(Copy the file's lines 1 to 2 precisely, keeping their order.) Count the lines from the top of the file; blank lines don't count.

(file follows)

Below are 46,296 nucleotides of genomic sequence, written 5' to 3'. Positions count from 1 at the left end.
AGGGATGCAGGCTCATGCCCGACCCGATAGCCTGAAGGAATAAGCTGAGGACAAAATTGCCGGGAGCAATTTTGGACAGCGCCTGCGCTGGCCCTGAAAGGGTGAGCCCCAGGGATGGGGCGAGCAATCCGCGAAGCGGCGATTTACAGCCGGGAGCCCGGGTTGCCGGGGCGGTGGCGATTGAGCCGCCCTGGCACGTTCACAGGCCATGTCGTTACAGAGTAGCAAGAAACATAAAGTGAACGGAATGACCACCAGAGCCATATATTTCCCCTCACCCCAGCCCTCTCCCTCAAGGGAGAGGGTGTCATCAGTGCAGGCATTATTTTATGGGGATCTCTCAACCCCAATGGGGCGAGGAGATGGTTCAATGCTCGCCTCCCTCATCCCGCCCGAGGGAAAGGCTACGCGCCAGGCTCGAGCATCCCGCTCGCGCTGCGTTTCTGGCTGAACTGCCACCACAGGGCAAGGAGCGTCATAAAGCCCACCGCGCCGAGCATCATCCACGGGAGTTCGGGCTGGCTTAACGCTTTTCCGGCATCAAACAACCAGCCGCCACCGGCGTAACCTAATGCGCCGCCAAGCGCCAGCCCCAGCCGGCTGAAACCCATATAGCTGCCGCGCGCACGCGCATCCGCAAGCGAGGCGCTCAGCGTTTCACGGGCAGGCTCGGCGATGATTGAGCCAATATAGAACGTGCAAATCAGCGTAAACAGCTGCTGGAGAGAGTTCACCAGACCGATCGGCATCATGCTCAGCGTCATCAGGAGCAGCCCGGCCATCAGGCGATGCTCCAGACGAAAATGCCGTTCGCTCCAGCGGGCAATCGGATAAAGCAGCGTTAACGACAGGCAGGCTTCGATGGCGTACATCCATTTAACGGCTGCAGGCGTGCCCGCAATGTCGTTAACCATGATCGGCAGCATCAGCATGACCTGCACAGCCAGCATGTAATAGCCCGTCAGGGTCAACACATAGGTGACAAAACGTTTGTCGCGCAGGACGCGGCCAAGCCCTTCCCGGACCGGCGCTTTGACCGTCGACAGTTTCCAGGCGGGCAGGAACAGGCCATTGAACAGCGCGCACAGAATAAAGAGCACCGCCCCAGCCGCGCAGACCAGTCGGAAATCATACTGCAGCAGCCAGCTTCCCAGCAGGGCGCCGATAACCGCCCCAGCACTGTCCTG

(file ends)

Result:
Below are 46,296 nucleotides of genomic sequence, written 5' to 3'. Positions count from 1 at the left end.
AGGGATGCAGGCTCATGCCCGACCCGATAGCCTGAAGGAATAAGCTGAGGACAAAATTGCCGGGAGCAATTTTGGACAGCGCCTGCGCTGGCCCTGAAAGGGTGAGCCCCAGGGATGGGGCGAGCAATCCGCGAAGCGGCGATTTACAGCCGGGAGCCCGGGTTGCCGGGGCGGTGGCGATTGAGCCGCCCTGGCACGTTCACAGGCCATGTCGTTACAGAGTAGCAAGAAACATAAAGTGAACGGAATGACCACCAGAGCCATATATTTCCCCTCACCCCAGCCCTCTCCCTCAAGGGAGAGGGTGTCATCAGTGCAGGCATTATTTTATGGGGATCTCTCAACCCCAATGGGGCGAGGAGATGGTTCAATGCTCGCCTCCCTCATCCCGCCCGAGGGAAAGGCTACGCGCCAGGCTCGAGCATCCCGCTCGCGCTGCGTTTCTGGCTGAACTGCCACCACAGGGCAAGGAGCGTCATAAAGCCCACCGCGCCGAGCATCATCCACGGGAGTTCGGGCTGGCTTAACGCTTTTCCGGCATCAAACAACCAGCCGCCACCGGCGTAACCTAATGCGCCGCCAAGCGCCAGCCCCAGCCGGCTGAAACCCATATAGCTGCCGCGCGCACGCGCATCCGCAAGCGAGGCGCTCAGCGTTTCACGGGCAGGCTCGGCGATGATTGAGCCAATATAGAACGTGCAAATCAGCGTAAACAGCTGCTGGAGAGAGTTCACCAGACCGATCGGCATCATGCTCAGCGTCATCAGGAGCAGCCCGGCCATCAGGCGATGCTCCAGACGAAAATGCCGTTCGCTCCAGCGGGCAATCGGATAAAGCAGCGTTAACGACAGGCAGGCTTCGATGGCGTACATCCATTTAACGGCTGCAGGCGTGCCCGCAATGTCGTTAACCATGATCGGCAGCATCAGCATGACCTGCACAGCCAGCATGTAATAGCCCGTCAGGGTCAACACATAGGTGACAAAACGTTTGTCGCGCAGGACGCGGCCAAGCCCTTCCCGGACCGGCGCTTTGACCGTCGACAGTTTCCAGGCGGGCAGGAACAGGCCATTGAACAGCGCGCACAGAATAAAGAGCACCGCCCCAGCCGCGCAGACCAGTCGGAAATCATACTGCAGCAGCCAGCTTCCCAGCAGGGCGCCGATAACCGCCCCAGCACTGTCCTG